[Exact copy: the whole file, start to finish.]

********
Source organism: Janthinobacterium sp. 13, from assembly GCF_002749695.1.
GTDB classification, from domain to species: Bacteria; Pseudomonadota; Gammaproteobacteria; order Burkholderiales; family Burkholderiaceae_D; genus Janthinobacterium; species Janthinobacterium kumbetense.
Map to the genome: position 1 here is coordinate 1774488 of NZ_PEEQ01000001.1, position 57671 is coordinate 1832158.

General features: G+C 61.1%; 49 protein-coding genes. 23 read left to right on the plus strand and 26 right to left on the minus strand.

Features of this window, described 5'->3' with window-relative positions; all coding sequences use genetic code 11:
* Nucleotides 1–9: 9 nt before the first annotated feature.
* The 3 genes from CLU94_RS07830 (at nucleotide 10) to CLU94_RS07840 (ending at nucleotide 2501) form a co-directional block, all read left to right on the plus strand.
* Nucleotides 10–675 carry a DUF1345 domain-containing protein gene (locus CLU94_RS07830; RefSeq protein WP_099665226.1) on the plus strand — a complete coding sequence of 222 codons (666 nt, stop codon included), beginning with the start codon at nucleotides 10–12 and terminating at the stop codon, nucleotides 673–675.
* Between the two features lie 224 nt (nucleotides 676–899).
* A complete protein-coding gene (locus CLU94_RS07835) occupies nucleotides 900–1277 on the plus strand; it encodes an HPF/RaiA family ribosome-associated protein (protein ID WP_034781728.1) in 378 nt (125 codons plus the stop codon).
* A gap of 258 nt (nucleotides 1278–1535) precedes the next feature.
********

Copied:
Source organism: Janthinobacterium sp. 13, from assembly GCF_002749695.1.
GTDB classification, from domain to species: Bacteria; Pseudomonadota; Gammaproteobacteria; order Burkholderiales; family Burkholderiaceae_D; genus Janthinobacterium; species Janthinobacterium kumbetense.
Map to the genome: position 1 here is coordinate 1774488 of NZ_PEEQ01000001.1, position 57671 is coordinate 1832158.

General features: G+C 61.1%; 49 protein-coding genes. 23 read left to right on the plus strand and 26 right to left on the minus strand.

Features of this window, described 5'->3' with window-relative positions; all coding sequences use genetic code 11:
* Nucleotides 1–9: 9 nt before the first annotated feature.
* The 3 genes from CLU94_RS07830 (at nucleotide 10) to CLU94_RS07840 (ending at nucleotide 2501) form a co-directional block, all read left to right on the plus strand.
* Nucleotides 10–675 carry a DUF1345 domain-containing protein gene (locus CLU94_RS07830; RefSeq protein WP_099665226.1) on the plus strand — a complete coding sequence of 222 codons (666 nt, stop codon included), beginning with the start codon at nucleotides 10–12 and terminating at the stop codon, nucleotides 673–675.
* Between the two features lie 224 nt (nucleotides 676–899).
* A complete protein-coding gene (locus CLU94_RS07835) occupies nucleotides 900–1277 on the plus strand; it encodes an HPF/RaiA family ribosome-associated protein (protein ID WP_034781728.1) in 378 nt (125 codons plus the stop codon).
* A gap of 258 nt (nucleotides 1278–1535) precedes the next feature.